A look now at one of our small villages, Wimboldsley between Middlewich and Leighton Hospital, its ancient name was Wimbersley, and the Earl of Bigot was the owner.

He passed it onto the Barons of Shipbrook, and Baron Shipbrook passed it on to Matthew de Vernon who assumed the name Wimboldsley.

It was later held by Richard del Holt whose family retained it for several generations.

Eventually, it came into the possession of Robert Lownes, who was responsible for building Lea Hall, now a Grade II listed building.

Winsford Guardian: Lea HallLea Hall

By 1758 Sir J.F Leicester was the owner and in 1765 Lea Hall, described as being ‘near Middlewich’ was the Country Seat of the celebrated Dr John Fothergill.

He bought it to relax away from London, situated as it was in a broad expanse of the Cheshire plain and far removed from smelly 18th century London.

He had been born in Yorkshire but had family in Warrington and was educated partly in Frodsham.

Dr Fothergill was a physician in London; he was described as a man of science a philanthropist and Quaker.

Before and after the American War of Independence, he enjoyed a special relationship with the provinces.

Among his extensive list of friends could be found the medical and botanical luminaries of the period.

Winsford Guardian: Benjamin Franklin (1706-1790) on engraving from 1873. One of the Founding Fathers of the United States. Engraved by unknown artist and published in ''Portrait Gallery of Eminent Men and Women with Biographies'',USA,1873..Benjamin Franklin (1706-1790) on engraving from 1873. One of the Founding Fathers of the United States. Engraved by unknown artist and published in ''Portrait Gallery of Eminent Men and Women with Biographies'',USA,1873..

One of whom was Dr Benjamin Franklin, one of the Founding Fathers of the United States and like Fothergill, an abolitionist. He is quoted as saying about Fothergill, “I can hardly conceive that a better man has ever existed”.

One of his interests was botany, and he sponsored Sydney Parkinson the South Sea voyager and the American botanist William Bartram, who also travelled the oceans between 1773 and 1776.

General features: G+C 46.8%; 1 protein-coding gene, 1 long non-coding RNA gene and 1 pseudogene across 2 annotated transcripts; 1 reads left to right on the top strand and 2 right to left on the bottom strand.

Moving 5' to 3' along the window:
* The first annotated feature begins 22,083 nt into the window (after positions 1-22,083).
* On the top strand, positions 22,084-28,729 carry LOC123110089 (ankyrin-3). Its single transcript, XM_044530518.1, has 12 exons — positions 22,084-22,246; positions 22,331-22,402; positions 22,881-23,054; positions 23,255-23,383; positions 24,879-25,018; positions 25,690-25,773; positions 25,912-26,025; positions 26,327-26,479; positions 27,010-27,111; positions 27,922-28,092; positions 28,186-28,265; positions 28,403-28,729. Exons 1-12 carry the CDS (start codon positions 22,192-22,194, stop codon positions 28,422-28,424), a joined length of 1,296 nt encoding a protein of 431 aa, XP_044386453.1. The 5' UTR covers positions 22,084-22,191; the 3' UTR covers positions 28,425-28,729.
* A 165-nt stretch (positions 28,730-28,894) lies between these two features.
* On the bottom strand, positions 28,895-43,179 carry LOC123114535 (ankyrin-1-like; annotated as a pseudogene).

He paid for and had printed the Quaker Bible compiled by Anthony Purver, and he founded Ackworth school in Pontefract, Yorkshire.

Fothergill was a Quaker, a religion that abhorred slavery in all its forms, and he was a leader in the abolition of slavery.

He aimed to see slaves freed and he agreed to pay £10,000 towards setting up a colony of freed slaves in Africa to grow sugar cane.

His philanthropy included work to improve prisons and aided the prison reformer John Howard in this endeavour.

He took a particular interest in the abolition of the punishment whereby prisoners were sent to the colonies.

Dr Fothergill was a very well known celebrity in the late 1700s, he had a hectic life and discovered the ideal place to get away from it all. Having bought Lea Hall, he spent much time upgrading and residing there.

Lea Hall is still there and now converted to three flats near the West Coast main railway line and the Shropshire Union Canal (Middlewich branch).

Winsford Guardian: Minshull Vernon StationMinshull Vernon Station

Minshull Vernon railway station was situated just a short distance from Lea Hall and opposite the Verdin Arms pub. It was opened in 1837 and closed in 1942, and now nothing is left of it.